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Password hashing and verification with Argon2id
package main
import (
var (
ErrInvalidHash = errors.New("the encoded hash is not in the correct format")
ErrIncompatibleVersion = errors.New("incompatible version of argon2")
type params struct {
memory uint32
iterations uint32
parallelism uint8
saltLength uint32
keyLength uint32
func main() {
p := &params{
memory: 64 * 1024,
iterations: 3,
parallelism: 2,
saltLength: 16,
keyLength: 32,
encodedHash, err := generateFromPassword("password123", p)
if err != nil {
match, err := comparePasswordAndHash("pa$$word", encodedHash)
if err != nil {
fmt.Printf("Match: %v\n", match)
func generateFromPassword(password string, p *params) (encodedHash string, err error) {
// Generate a cryptographically secure random salt.
salt, err := generateRandomBytes(p.saltLength)
if err != nil {
return "", err
// Pass the plaintext password, salt and parameters to the argon2.IDKey
// function. This will generate a hash of the password using the Argon2id
// variant.
hash := argon2.IDKey([]byte(password), salt, p.iterations, p.memory, p.parallelism, p.keyLength)
// Base64 encode the salt and hashed password.
b64Salt := base64.RawStdEncoding.EncodeToString(salt)
b64Hash := base64.RawStdEncoding.EncodeToString(hash)
// Return a string using the standard encoded hash representation.
encodedHash = fmt.Sprintf("$argon2id$v=%d$m=%d,t=%d,p=%d$%s$%s", argon2.Version, p.memory, p.iterations, p.parallelism, b64Salt, b64Hash)
return encodedHash, nil
func generateRandomBytes(n uint32) ([]byte, error) {
b := make([]byte, n)
_, err := rand.Read(b)
if err != nil {
return nil, err
return b, nil
func comparePasswordAndHash(password, encodedHash string) (match bool, err error) {
// Extract the parameters, salt and derived key from the encoded password
// hash.
p, salt, hash, err := decodeHash(encodedHash)
if err != nil {
return false, err
// Derive the key from the other password using the same parameters.
otherHash := argon2.IDKey([]byte(password), salt, p.iterations, p.memory, p.parallelism, p.keyLength)
// Check that the contents of the hashed passwords are identical. Note
// that we are using the subtle.ConstantTimeCompare() function for this
// to help prevent timing attacks.
if subtle.ConstantTimeCompare(hash, otherHash) == 1 {
return true, nil
return false, nil
func decodeHash(encodedHash string) (p *params, salt, hash []byte, err error) {
vals := strings.Split(encodedHash, "$")
if len(vals) != 6 {
return nil, nil, nil, ErrInvalidHash
var version int
_, err = fmt.Sscanf(vals[2], "v=%d", &version)
if err != nil {
return nil, nil, nil, err
if version != argon2.Version {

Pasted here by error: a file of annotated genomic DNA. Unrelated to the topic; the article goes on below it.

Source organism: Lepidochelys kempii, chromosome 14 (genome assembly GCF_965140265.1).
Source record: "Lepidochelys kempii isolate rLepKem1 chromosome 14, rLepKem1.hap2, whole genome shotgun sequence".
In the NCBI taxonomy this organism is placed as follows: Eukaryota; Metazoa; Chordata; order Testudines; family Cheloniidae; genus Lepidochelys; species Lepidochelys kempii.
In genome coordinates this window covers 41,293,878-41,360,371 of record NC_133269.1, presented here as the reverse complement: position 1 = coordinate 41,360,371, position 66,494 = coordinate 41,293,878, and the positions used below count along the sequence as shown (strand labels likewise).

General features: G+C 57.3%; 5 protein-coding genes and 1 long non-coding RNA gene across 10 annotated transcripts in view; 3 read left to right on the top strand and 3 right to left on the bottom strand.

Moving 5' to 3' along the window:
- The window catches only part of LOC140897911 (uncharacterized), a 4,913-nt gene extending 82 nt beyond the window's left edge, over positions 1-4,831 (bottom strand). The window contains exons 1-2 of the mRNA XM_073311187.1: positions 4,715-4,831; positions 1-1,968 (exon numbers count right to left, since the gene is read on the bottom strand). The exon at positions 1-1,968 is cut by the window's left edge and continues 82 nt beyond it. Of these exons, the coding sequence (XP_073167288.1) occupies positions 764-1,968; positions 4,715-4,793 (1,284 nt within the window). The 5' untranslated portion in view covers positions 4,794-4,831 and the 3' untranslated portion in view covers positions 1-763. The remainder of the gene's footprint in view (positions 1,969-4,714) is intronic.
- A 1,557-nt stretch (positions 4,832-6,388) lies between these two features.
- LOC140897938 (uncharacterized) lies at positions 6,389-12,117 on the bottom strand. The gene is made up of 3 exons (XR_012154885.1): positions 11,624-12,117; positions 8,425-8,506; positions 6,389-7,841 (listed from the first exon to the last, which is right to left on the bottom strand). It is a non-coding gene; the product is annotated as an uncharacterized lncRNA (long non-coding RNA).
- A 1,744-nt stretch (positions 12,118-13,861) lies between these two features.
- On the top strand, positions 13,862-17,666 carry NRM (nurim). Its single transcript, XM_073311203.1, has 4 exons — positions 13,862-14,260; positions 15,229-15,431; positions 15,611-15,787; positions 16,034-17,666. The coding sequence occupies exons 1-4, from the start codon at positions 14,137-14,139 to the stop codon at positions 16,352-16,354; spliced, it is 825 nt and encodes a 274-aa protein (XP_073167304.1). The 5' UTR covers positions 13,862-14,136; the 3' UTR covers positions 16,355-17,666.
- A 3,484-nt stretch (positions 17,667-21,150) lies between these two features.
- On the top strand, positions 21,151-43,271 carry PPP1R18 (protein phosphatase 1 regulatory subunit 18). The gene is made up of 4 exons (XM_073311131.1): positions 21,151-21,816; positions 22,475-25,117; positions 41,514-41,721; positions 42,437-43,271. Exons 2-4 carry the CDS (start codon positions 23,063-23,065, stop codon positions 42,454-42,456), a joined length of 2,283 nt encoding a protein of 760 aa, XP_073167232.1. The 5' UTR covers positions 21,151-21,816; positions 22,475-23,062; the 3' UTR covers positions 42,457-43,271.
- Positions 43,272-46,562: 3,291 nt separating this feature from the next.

return nil, nil, nil, ErrIncompatibleVersion
p = &params{}
_, err = fmt.Sscanf(vals[3], "m=%d,t=%d,p=%d", &p.memory, &p.iterations, &p.parallelism)
if err != nil {
return nil, nil, nil, err
salt, err = base64.RawStdEncoding.Strict().DecodeString(vals[4])
if err != nil {
return nil, nil, nil, err
p.saltLength = uint32(len(salt))
hash, err = base64.RawStdEncoding.Strict().DecodeString(vals[5])
if err != nil {
return nil, nil, nil, err
p.keyLength = uint32(len(hash))
return p, salt, hash, nil
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phifty commented Dec 11, 2018

Great code and blog post! I've implemented a similar thing in my Go version of crypt. Feel very welcome to do a code review or comment it in another constructive way.
Best regards

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Just a minor refactor but you could replace lines 96-99 with:

return subtle.ConstantTimeCompare(hash, otherHash) == 1, nil

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ke-bab commented Oct 19, 2020

How about to use argon2.Key() instead of argon2.IDKey()?
Seems like argon2i more suitable for server side password hashing and argon2id is more relevant to "proof-of-work" checks.

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@AleksandrMakarenkov my understanding is that 2i should be preferred to 2d for password hashing --- not necessarily preferred to 2id. Using 2id is arguably better than just 2i in most cases as it provides some resistance to TMTO attacks.

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ke-bab commented Nov 1, 2020

@alexedwards Hey!
You were right :D
After investigating some posts i realized that argon2id is recommended as "primary algo" for most cases.
Here the link,,
i hope it helps someone else!

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cbluth commented Apr 23, 2021

great blog post, thank you

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